2006 Kosuke Takeuchi interview

    This interview is from the now inactive official Japanese site for the film Rikidōzan, a 2004 Korean-Japanese co-production. I am guessing that it was conducted in early 2006. Ever since completing my Broken Crown series in December, I had been preparing a longform article about Takeuchi and the history and impact of Gong magazine. I have decided to shelve that piece, which I had planned to publish on the tenth anniversary of Takeuchi's death in May, because I am not confident that I could do the subject justice without direct interviews with ex-Gong journalists. I simply do not have the clout, the money, or the fluency to make that happen. I may cannibalize what I had written for content here, as I want my work in this forum to encompass puro journalism history. This interview was among the resources I had used. Kosuke Takeuchi was the founder of Monthly Gong, the predecessor to Weekly Gong, and a well-known commentator for All Japan Pro Wrestling Live. He is also one of the most knowledgeable people in Japan about Rikidōzan. His encounter with Rikidōzan eventually led him to build a career as a professional wrestling reporter which has spanned more than 40 years. We asked Mr. Takeuchi to talk about his memories of Rikidōzan, his own relationship with professional wrestling, and the appeal of the movie "Rikidōzan" as seen through the eyes of a professional wrestler. --First of all, please tell us about your first encounter with Rikidōzan. The first time I saw Rikidōzan was on a street TV broadcast, and it was the first match when Ortega came to Japan in 1955. It was the debut match of the yokozuna Azumafuji, who had switched from sumo to pro wrestling. However, the yokozuna could not compete at all, and his performance was poor. Then Rikidōzan came out and challenged the huge Ortega with a karate chop, which had a tremendous impact. I thought, "Wow, Rikidōzan is strong!” After that, I didn't care about Azumafuji anymore; it was just the image of Rikidōzan that had been burned into my mind. The first time I actually saw a match was in 1959. It was a match between Rikidōzan and a masked wrestler named Mr. Atomic. I had happened to see a flyer that said elementary and junior high school students could see the match for 50 yen, so I looked up a map and went to the Denen Coliseum.1 --Was he very popular among elementary and junior high school students in those days? In our days, sumo wrestlers Tochinishiki and Wakanohana were in their prime, and they were popular at school. But the moment pro wrestling came in, the children's tastes changed. They used to wrestle in a circle in the schoolyard, but now they are all playing wrestling. So, every Friday, we would go to the street TV to watch the matches. To tell you the truth, though, the screen was too small to see! So I would go to a nearby yakisoba shop that had a TV set, buy a ticket for noodles in the evening, and go watch the match when it started at 8pm. Eventually, though, I was the only one eating and watching the TV at the restaurant. When it was a big tournament, everyone was interested, but when it became a regular TV program, the venue was small, no big players came, and it was not popular.2 I felt that I was a little behind the times, but I still went to see the matches. --What kind of impression did you have of Rikidōzan? He did wrestling that was easy to understand, even for children. There was a foreign wrestler who was just bad, and at first he was beaten thoroughly. Then, at the last moment, he would explode with anger and defeat them with a karate chop. It's just like Gekko Kamen and other heroes. The way the monsters (laughs) come one after another is just like Rikidōzan’s monster slaying. That's why it's no wonder it's so popular with children. However, now that I think about it more calmly, I realize that Rikidōzan was very good at some things. At some point, the TV broadcast started to end when he was in a pinch. The match would not end completely. This caused me a lot of frustration, and even as a child, I felt the need to buy a newspaper to find out the results. It was right around the time when evening sports papers came out, and the front and third pages always had articles about wrestling. At that time, the regular morning sports paper cost 10 yen, but the evening sports paper cost 5 yen, so you could read a lot of articles on wrestling for half the price. Still, for a child, even 5 yen was a waste. That's why I sometimes picked up the evening paper the next morning. --What is Rikidōzan’s most famous fight for you? In my memory, the only one I can remember seeing is the match with Destroyer. It was 1963, the year of Rikidōzan’s death. By that time, I had become more discerning about wrestling, but even so, Destroyer was nothing short of amazing. The match he had with Destroyer in May of that year was the best! I don't think there is a better match than that. At that time, all masked wrestlers had black masks, but Destroyer was the only one with a white mask. This made him look very creepy. Also, the Destroyer had taken the belt from Fred Blassie in the U.S. the year before, so I thought he was stronger than Blassie. He was stronger than Blassie, and he used a technique I've never seen before, called the figure four hold. There were so many mysterious elements that I was excited even before I arrived. On the day of the match, we were seated in the middle of the first floor. This was the first time we saw the "figure four" technique in action. It's not a rare technique now, but at that time, both [the Destroyer and Rikidōzan’s] legs went numb when he applied the technique, and the referee made them take off their ring shoes because we couldn't break free on our own. When you think about it, though, there was no need for that! It's not like taking off the ring shoes was going to solve the problem. But at the time, I thought that was a great idea (laughs). --I wouldn't have thought of it now (laughs). I'd like to ask you a little bit about yourself, Mr. Takeuchi. After working as the editor-in-chief of Pro Wrestling & Boxing, you were involved in the launch of Monthly Gong. There was a facility called the Riki Sports Palace that Rikidōzan had built in Shibuya, and every Friday they would hold a TV match there. It was rather inexpensive - I think it was 300 yen at the time - so I went there as long as I could afford it. One day, I happened to buy a copy of Pro Wrestling & Boxing at a store and was reading it on a bench when someone asked me if the magazine was interesting. I said something about it being interesting or boring, and [Yukio Koyonagi] pulled out his business card and said, "Actually, I'm the editor-in-chief." (laughs). We parted ways at that time, but a few months later, he contacted me and said, "We have a vacancy, are you interested in coming?" (laughs) People around me said, "You don't have any experience, so all you can do is fetch tea," but I decided to go because I liked the job. That was my start. I started working in the middle of high school, so I was 18 years old. After working there for about a year, I decided I wanted to make my own magazine (laughs). I know it sounds cheeky, but I was getting frustrated with the way things were going. Just around that time, Tokyo Pro Wrestling had launched, so I decided to quit making magazines and apply for a job there, as they said they were hiring because they didn't have anyone yet (laughs). So I thought I had made my decision and turned in my resignation to the company, but then [Koyonagi] asked me what I was unhappy about. I told him, "The way the magazine is made now is not very interesting." He asked me if I could make it better, to which I replied, "I'd like to make it better.” He answered, "Then I'll make you editor-in-chief." Oh, that's a different story then (laughs), so I was made editor-in-chief at the tender age of 19. --That's an amazing story (laughs). (laughs) But I was still young and inexperienced in many ways. Then, when I was thinking about what to do next, Baseball Magazine, the company that published Pro Wrestling & Boxing, filed for bankruptcy. And the top people at the time [including Koyonagi] went independent and started Nihon Sports Publishing Co. When they decided to create a new magazine, they decided that wrestling was the one magazine that had no competition, so they asked me to join them again. That's how I ended up working on the first issue of Monthly Gong. --What did you find unsatisfactory about the way the magazine was produced? I was not able to cover the topic of Rikidōzan. Rikidōzan was the reason why I fell in love with professional wrestling. That's why I wanted to write about Rikidōzan, but he was already dead and there was nothing new to talk about, so they wouldn't cover him, and I was really frustrated. So as soon as I started Gong, I started doing a lot of special features on Rikidōzan (laughs). At that time, it had been about four or five years since Rikidōzan’s death, and the response was still good. There was a demand for it. At that time, I decided to collect all kinds of Rikidōzan photos and materials, and this is what I did most enthusiastically. Because Gong was first published in 1968, there was no material on Rikidōzan. In the end, I had to gather materials from existing newspapers and magazines, but I wanted to have a complete history of Rikidōzan, so I collected everything I could. Whenever I met someone related to Rikidōzan, if I found a good photo, I would ask them to give me one. Thanks to this, I think I accomplished my goal fairly well. I'm proud to say that I have the most photos in Japan. --In fact, now that you have come into contact with Rikidōzan through your work, you have come to understand a side of him that you did not know when you were a child. In the end, it's not so much about Rikidōzan, but about Mitsuhiro Momota, isn't it? He was not the hero we knew. He was a human being, with a very strong ego. But even after knowing that, I can forgive Rikidōzan. I feel that is more like him than the well-behaved Rikidōzan, and I was not disappointed. The greatness and charm of his fights far outweighs that. It is true that Giant Baba, Antonio Inoki, and others have all gone on to create their own eras, but it is impossible to surpass Rikidōzan. First of all, Rikidōzan’s background was too different from theirs, and I don't know how such an ideal wrestler could have existed in that era in terms of body shape and mood. I also have the impression that he suddenly disappeared from the scene as a superstar. And since he met such a tragic end, he's more of a legend than a superstar. --This is a little off the topic of Rikidōzan, but speaking of Gong, you covered Mil Mascaras quite a bit, didn't you? I heard that you yourself are quite a fan. Yes! (laughs). At that time, I wanted a hero for the magazine. For example, there was a movie magazine called Roadshow that sold like hotcakes after Burning Dragon became a hit, which featured Bruce Lee. Magazines were just starting to shift from black and white to color, and I was looking for a new hero to match this trend. It wasn't Giant Baba, Antonio Inoki, or even Rikidōzan anymore. It was then that I noticed that there was a guy in Los Angeles who changed his mask every game. Since there is usually only one type of mask, the fact that he changed his mask every match brought to mind the image of a seven-colored mask or a man with seven faces. Now I had to gather materials for Mascaras (laughs). There were almost no such materials in Japan, so I went around to all the news agencies, looked at all the negatives, and bought up all the pictures that had Mascaras in them. I also asked the local photographers to send me just the Mascaras photos for the time being. I felt like I had to go all the way (laughs). In the end, thanks to my three years of following Mascaras, when he first came to Japan, there was already a boom. --You also did commentary for All Japan Pro Wrestling and other matches, didn't you? That's because, when Mascaras came to Japan, the producer of the show asked me to be the commentator for Mascaras. There were already two professional commentators, so I was sent to Mascaras' match.3 In that sense, I can say that I've benefited from everything I've done up to that point (laughs). By the way, speaking of Mascaras, there was that theme song, "Sky High" by Jigsaw, wasn't there? The director [Susumu Umegaki] happened to select it as the background music for the trailer of the TV show: "Mascaras will be appearing next week." It certainly fit the image of the show, and the response was great, so they decided to play it at the venue when he came. This was a time when even the WWF (now WWE) did not have theme songs. So they played it once during Mascaras' entrance, and it exploded (laughs). That started the "Sky High" boom.4 --That's an anecdote that gives us a glimpse behind the scenes of history (laughs). Back to the topic at hand, what are your impressions of the movie Rikidōzan? Before seeing the movie, I didn't have high expectations, to tell you the truth. I thought it would be impossible for a Korean star to play Rikidōzan, and I didn't think the actors could play Rikidōzan. I also thought that it would be just a superhero story, or that it would end up being a pretty story. However, when I actually saw the movie, I felt that it was so different from what I had expected. I thought it was amazing that they were able to capture the essence of Rikidōzan so well. First of all, the actors are all wonderful. They were all in the right place at the right time. Especially Seol Gyeong-gu, who played Rikidōzan, I felt that he was the only one who could do it. He had to perform all the movements in the ring, and from our point of view, there was no unnaturalness in the matches. I can only say that it was amazing that they were able to clear this most difficult part. Also, there was no waste in the selection of episodes, and even though Rikidōzan was the subject of the film, the good times and good scenes were covered properly. The historical research was also very well done. It made me wonder what kind of knowledgeable person wrote the screenplay. It is true that there are some aspects of the story that people who like Rikidōzan may not accept, and I think there are pros and cons. But on the other hand, I want people to know that this was also Rikidōzan. I want people to see this film because it's a film for this day and age. I want people to feel the character of the hero Rikidōzan, or rather, his “hungry” spirit, which the people of today do not have. --Thank you very much. By the way, I heard that you are currently preparing a book about Rikidōzan. I'm working on a book about Rikidōzan and the alleged fight against Masahiko Kimura. The main title of the book will be "Which one was betrayed?” After all, the most scandalous and mysterious of all Rikidōzan’s matches is the Rikidōzan-Kimura match, which took place at the Kuramae Kokugikan on December 22, 1954. Rikidōzan won the match, but even now, 51 years later, there are still many things we don't know. It was a match that all the reporters and writers who had covered pro wrestling were interested in, but could not come to a conclusion about. That's why I really wanted to try my hand at it and come to my own conclusions about what this match was all about, what happened in the end, and who betrayed who. I started researching about three years ago, and I'm about halfway through writing it now. I have all the materials, so I'm taking my time and not rushing.5 --I am looking forward to its completion. Thank you very much for your time today. FOOTNOTES 1. Mr. Atomic was a gimmick created for Clyde Steeves by sales manager Hiroshi Iwata. The previous year, Gekko Kamen had started the tokusatsu television program, and Iwata wanted to create a villain who tapped into that niche. 2. Takeuchi is referring to Puroresu Fight Man Hour, the JWA’s first attempt at a weekly television program. This program was taped at the Japan Pro Wrestling Center/Rikidōzan Dojo, rarely featured foreign talent, and often saw Rikidōzan work as a commentator or referee instead of wrestle. It would be terminated in March 1958, as Rikidōzan fled the country to evade investigation into his use of black market money to hire American wrestlers. 3. Takeuchi was made a special commentator for Mascaras starting in 1978. 4. So intertwined was Mascaras with Takeuchi that “Sky High” would be played at his funeral. 5. Takeuchi would never finish the book. In the fall of 2006, he suffered a massive stroke during his morning commute which would leave him bedridden and unable to speak until his 2012 death. Toshinari Masuda would publish the 700-page bestseller Why Didn’t Masahiko Kimura Kill Rikidōzan? in 2011, but that book was a biography of Kimura.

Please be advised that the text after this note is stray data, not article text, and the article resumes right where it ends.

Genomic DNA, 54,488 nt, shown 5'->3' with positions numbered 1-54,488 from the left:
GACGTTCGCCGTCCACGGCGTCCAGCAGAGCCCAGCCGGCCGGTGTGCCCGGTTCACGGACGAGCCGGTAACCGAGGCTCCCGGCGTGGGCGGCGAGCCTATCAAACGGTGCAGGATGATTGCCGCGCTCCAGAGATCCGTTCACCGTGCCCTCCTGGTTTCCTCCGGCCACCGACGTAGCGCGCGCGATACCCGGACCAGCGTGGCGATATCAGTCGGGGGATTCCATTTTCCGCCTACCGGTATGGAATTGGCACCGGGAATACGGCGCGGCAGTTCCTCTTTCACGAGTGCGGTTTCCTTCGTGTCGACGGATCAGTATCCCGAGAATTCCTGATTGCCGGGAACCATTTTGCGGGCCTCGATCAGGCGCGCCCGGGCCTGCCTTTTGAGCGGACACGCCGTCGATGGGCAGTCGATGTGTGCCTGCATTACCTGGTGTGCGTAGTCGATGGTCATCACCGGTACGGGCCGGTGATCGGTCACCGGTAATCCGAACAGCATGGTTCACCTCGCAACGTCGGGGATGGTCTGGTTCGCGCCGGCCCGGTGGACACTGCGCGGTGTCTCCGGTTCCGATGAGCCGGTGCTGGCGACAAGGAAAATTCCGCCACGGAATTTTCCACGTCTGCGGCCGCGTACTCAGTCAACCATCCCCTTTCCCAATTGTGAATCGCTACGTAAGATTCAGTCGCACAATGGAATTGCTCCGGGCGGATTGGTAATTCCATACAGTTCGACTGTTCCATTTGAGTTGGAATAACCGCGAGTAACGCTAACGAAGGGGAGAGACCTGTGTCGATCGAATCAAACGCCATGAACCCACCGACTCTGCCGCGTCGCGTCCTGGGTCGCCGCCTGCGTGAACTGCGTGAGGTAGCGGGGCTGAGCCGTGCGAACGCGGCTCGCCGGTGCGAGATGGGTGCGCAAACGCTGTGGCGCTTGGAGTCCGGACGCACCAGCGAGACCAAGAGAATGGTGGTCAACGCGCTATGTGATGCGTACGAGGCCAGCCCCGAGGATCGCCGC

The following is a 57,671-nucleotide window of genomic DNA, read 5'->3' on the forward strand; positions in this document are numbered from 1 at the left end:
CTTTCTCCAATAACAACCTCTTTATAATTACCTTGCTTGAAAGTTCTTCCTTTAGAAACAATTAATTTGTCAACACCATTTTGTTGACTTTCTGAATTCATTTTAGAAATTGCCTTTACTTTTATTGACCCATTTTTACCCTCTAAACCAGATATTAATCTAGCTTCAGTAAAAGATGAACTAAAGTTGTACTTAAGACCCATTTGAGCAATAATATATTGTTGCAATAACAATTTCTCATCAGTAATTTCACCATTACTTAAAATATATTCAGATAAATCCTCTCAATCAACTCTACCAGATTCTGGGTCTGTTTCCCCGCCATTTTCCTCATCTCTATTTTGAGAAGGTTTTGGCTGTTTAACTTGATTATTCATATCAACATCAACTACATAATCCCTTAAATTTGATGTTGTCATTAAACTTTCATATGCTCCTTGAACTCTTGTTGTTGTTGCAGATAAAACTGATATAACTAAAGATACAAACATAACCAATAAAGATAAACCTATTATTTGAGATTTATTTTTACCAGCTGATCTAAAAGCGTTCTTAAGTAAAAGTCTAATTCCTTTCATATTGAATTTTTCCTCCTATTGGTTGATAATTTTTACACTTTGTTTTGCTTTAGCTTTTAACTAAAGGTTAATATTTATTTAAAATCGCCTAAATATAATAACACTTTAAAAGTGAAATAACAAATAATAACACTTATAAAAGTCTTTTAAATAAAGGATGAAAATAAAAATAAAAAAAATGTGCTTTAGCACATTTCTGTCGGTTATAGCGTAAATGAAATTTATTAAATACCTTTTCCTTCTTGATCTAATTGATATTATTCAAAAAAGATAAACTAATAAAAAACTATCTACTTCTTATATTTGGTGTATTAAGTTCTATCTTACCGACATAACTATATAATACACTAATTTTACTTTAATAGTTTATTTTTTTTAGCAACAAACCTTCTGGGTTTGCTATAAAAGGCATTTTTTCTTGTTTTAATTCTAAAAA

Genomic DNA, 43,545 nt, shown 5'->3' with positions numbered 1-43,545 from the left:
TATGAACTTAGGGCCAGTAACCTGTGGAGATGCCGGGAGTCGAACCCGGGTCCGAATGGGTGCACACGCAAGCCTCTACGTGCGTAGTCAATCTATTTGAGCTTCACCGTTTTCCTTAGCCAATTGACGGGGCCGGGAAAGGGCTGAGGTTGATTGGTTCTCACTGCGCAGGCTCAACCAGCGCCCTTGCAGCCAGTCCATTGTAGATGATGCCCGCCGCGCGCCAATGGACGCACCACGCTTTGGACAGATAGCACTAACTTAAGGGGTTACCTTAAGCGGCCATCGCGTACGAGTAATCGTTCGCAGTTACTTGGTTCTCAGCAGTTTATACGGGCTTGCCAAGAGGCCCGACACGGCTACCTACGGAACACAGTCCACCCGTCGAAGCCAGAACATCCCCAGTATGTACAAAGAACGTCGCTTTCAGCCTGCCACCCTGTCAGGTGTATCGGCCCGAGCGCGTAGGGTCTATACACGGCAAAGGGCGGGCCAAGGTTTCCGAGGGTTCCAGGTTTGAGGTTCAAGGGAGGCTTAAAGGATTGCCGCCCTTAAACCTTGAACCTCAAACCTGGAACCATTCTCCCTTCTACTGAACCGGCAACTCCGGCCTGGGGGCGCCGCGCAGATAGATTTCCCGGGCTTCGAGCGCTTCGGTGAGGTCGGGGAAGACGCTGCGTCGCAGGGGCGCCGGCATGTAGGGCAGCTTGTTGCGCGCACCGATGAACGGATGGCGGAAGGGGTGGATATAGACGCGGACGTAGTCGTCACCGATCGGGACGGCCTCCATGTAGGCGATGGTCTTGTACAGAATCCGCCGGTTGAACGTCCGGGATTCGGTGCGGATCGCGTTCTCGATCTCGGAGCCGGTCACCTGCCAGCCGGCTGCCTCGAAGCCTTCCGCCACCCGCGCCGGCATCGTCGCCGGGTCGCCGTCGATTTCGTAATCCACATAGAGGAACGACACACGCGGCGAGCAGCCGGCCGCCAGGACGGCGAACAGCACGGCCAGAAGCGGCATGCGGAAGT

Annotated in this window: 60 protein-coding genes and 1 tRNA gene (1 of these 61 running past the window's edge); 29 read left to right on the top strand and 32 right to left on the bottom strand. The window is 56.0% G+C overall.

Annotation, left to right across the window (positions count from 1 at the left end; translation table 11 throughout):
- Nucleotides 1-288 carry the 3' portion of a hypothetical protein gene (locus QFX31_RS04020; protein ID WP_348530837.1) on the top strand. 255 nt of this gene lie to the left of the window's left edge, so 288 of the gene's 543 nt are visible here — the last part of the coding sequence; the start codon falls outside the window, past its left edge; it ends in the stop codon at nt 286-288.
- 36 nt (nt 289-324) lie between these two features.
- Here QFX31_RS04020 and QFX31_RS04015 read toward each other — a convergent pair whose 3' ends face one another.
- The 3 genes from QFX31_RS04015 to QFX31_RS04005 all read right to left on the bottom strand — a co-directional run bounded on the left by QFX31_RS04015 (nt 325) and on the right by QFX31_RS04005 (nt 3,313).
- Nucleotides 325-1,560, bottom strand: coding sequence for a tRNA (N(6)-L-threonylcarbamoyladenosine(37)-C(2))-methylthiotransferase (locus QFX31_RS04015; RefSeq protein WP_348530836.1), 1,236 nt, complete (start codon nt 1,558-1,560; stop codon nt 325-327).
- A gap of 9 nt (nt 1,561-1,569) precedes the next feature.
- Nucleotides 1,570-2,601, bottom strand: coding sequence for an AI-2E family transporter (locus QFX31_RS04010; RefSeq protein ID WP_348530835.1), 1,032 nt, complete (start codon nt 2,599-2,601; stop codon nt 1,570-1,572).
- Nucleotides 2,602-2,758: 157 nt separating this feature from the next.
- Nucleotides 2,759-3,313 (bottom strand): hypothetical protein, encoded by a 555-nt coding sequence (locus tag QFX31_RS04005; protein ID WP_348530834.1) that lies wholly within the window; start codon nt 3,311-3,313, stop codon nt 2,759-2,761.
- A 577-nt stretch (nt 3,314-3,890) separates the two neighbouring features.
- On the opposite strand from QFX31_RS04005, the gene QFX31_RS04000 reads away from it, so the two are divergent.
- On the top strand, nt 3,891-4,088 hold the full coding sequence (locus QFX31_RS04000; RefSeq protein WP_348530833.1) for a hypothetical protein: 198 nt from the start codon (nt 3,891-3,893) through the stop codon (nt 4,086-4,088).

3. (2019 FOUR PILLARS BIO: CHAPTERS 25-31, PART TWO (THE FALL OF TARZAN YAMAMOTO) A 1995 episode of TV Tokyo docuseries Navigator profiles Tarzan Yamamoto. However mixed the response had been to Takashi “Tarzan” Yamamoto’s promo segment with Shinya Hashimoto at the end of the Bridge of Dreams show, his public profile had not diminished. His appearances ranged from a weekly column of horse-racing predictions to his weekly radio show, and even a variety show appearance. While the character itself was not based on Yamamoto, the fact that the protagonist of Fuji TV drama Itsuka Mata Aeru (played by Masaharu Fukuyama) was a magazine editor reflected Tarzan’s influence in popular culture…especially since Fuji’s production staff had visited Weekly Pro’s office for research. On February 9, 1996, Weekly Pro received a notice from WAR. Signed by director Masatomo Takei, the letter stated that it would freeze coverage from the publication. It read that the boycott was not so much against the publication as it was against its EIC, Yamamoto. “There are so many reasons for our decision that it is difficult to specify, but I can say that we decided to do this in order to create a stir in the development of WAR and the wrestling world.” WAR had initially inherited SWS’s Weekly Pro ban, but had lifted it in January 1993. The next two years saw friendly relations between promotion and publication, with Tarzan even getting an interview with Tenryu. However, the relationship had deteriorated as talks concerning WAR’s participation in the Bridge of Dreams show broke down, something which I have already covered. Until this point, though, the reporter on the WAR beat continued to produce match reports and attend press conferences without issue. On March 16, another letter came in. NJPW had followed WAR’s lead. — As Ichinose recalls, this had been rumored for a week. A few days earlier, a fan wrote in asking if Weekly Pro was going to be banned. As this fan had learned, New Japan had sent contracts to local promoters to secure their loyalty. In these contracts, they stated they would soon boycott the publication, and asked the promoters to keep in line with them even if they had personal connections to Yamamoto and the staff. Furthermore, an unnamed member of NJPW’s front office had called the office in December to let them know that NJPW, UWFi, and WAR were planning to join forces in a three-pronged boycott. While the letter bore NJPW president Seiji Sakaguchi’s name, Yamamoto was convinced that its true author was Riki Choshu, who is quoted as having once publicly stated that “Yamamoto should not be in this world.” Tarzan would strike back in a series of issues. In one, he claimed that the conflict between him and Choshu stemmed from Choshu’s disdain for mixed martial arts. Yamamoto expressed disappointment that Choshu had banned NJPW talent from pursuing the sport on the side, as it flew against the Inokian ideals of yore. (Note that, if comments Ichinose made a little earlier in the book are to be believed, Yamamoto had also played a role in building up the mystique of the UWFi. If so, he was not only complicit in shoot-style’s successful working of the Japanese fanbase, but like his editorial predecessor Hideo Sugiyama with the original UWF, he was a knowing component of it.) Choshu had fiercely opposed Weekly Pro’s discussion of K-1 in a September issue, but now, the magazine had no choice but to also cover MMA. On the April 9 issue’s cover, Tarzan asked Inoki what he thought of NJPW’s refusal to grant interviews, while the issue itself contained an interview with K-1’s Kazuyoshi Ishii. It was the April 16 issue, though, where Tarzan really bared his fangs. In an editorial, he wrote that for all the supposed depth of New Japan’s roster, it had declined into character-based wrestling. The likes of Chono and Tenzan worked “obvious” matches, and even Choshu’s work had declined. Furthermore, younger talent such as Satoshi Kojima had done nothing *but* character wrestling. The thrust of Yamamoto’s critique was that, once a character had been established, a wrestler did not have to concern himself with the content of his matches. This was the difference between New Japan and All Japan. While AJPW had to win provincial audiences over with substantial matches, NJPW was content to provide nothing more than character-based “local entertainment”. The headline of this piece read that New Japan was thus “cutting corners” in their provincial shows. As Weekly Pro’s NJPW reporter, Masayuki Sato, has claimed, the roster was not united behind Choshu’s opposition to Yamamoto at first…even if Chono had grilled Sato for working for “Yamamoto Weekly” in March. But Tarzan’s response to the letter had cost him any sympathizers he may have had in that locker room. Ichinose believes that his magazine’s response might not have been so caustic had deputy editor Kiyonori Shishikura, who I have previously cited as a tempering influence on the publication, not been hospitalized at the time. Anyway, Ichinose was actually confident that Weekly Pro would triumph. While they had been on a slight downward trend, they were still selling over 200,000 issues a week. Neither the AJPW/JPW boycott of 1986 nor the SWS ban had sunk the magazine, so they thought they could weather the storm. NJPW was a little worried too. World Pro Wrestling commentator Katsuhiko Kanazawa, who was hired through Weekly Gong, is quoted recalling that Katsuji Nagashima, NJPW director and right-hand man to Choshu, had asked him to keep him posted on Weekly Pro’s circulation figures. Kanazawa recalls that Gong were worrying about their own sales at the time, and while EIC Kagehiro Osano resolved to cover New Japan fairly without special treatment from Nagashima, Kanazawa was inspired to produce a studio special with Keiji Mutoh and Kensuke Sasaki, being interviewed in character as the Great Muta and Power Warrior. That issue sold very well, and in the coming months, Gong would finally surge ahead of Weekly Pro. Meanwhile, Koji Kitao’s Takeki Dojo banned Weekly Pro in early April. Finally, UWFi gave a notice of its own in late April, having been savvy enough to hold off on banning them just long enough for Weekly Pro to run their ads for the April 29 Tokyo Dome show. Above: the author of this very book oversaw the bold, text-based special issue covering NJPW Battle Formation on April 29, 1996. For the only time in his career, Ichinose would be in charge of a full issue of Weekly Pro: the special issue covering that very event. Having no photographic access to the show, Ichinose conceived a bold, fully text-based issue. His fellow reporters and freelance affiliates all signed on, with each covering one match on the card. The Great Muta/Power Warrior match even saw writers Ken Suzuki and Kazuhiro Kojima write pieces from the perspectives of each character. Yamamoto did not attend the show, but wrote about his own thoughts as he sat outside the Tokyo Dome that night. Shishikura had not fully recovered, but he came through to proofread the issue. As Ichinose puts it, the Battle Formation special issue was the last hurrah of the Yamamoto era. It sold over 50,000 copies, which was considered a success to some extent. But it hardly damaged New Japan. While Weekly Pro managed to keep their sales about 100,000, the blow was severe. Yamamoto admitted defeat, as the June 11 issue featured an apology for the April 16 editorial on its front page. With the July 23 issue, Tarzan resigned. After this, Yamamoto phased out of his role as a creative consultant for Baba, although their relations were still good. The bans were all lifted, and New Japan was quick enough to allow them access in time to cover the G1 Climax. Weekly Pro’s sales would recover enough to take their place above Gong, but they would never sell over 200,000 copies of an issue again. — As this is the last time Yamamoto figures into this story, I think he deserves a few words. Ichinose appears to have remained friendly with him over the years, and clearly maintains a respect for his maverick nature. But not everything Ichinose reveals is flattering. The magazine had hired female writers before, but the Yamamoto era featured an all-male staff. Women were not even hired for freelance work, with many applications rejected because Tarzan thought that “it would upset the magnetic field”. (I would make a Susan Anway-era Magnetic Fields joke had she not recently passed.) Ichinose recalls that, for a period, he dated a woman who he had met on the 1991 Misawa cruise, but took great care not to reveal this or “his flirtatious side” in general to his boss. The boys club era of Weekly Pro had certainly overstayed its welcome by 1996, and this information seems to contextualize an incident Ichinose mentioned earlier in the book, in which he caught heat for encouraging Cuty Suzuki and Mayumi Ozaki to remove their bras and cup their breasts in their hands for a Saipan photoshoot in 1993. Ichinose recalls that the women, who had already done gravure work at this point, raised no objection to his request. But it still feels like a call better made by a female photographer, and one totally understands why JWP may have reacted as they did, especially if they have context on Weekly Pro’s all-male makeup. Yamamoto even used his power once to take a job opportunity from Ichinose. Ichinose was hired to do commentary work for WOWOW’s JWP program, but when he wrote in Weekly Pro that these commitments would not allow him to personally cover every event in the 1993 RWTL, Tarzan forced him to quit. Ichinose’s dad had bought a WOWOW subscription just to hear his son, and it was so quickly snuffed out. But whatever one thinks of him, Tarzan himself was one of Heisei puroresu’s most interesting characters. For better or worse, he should be better known among Western fans.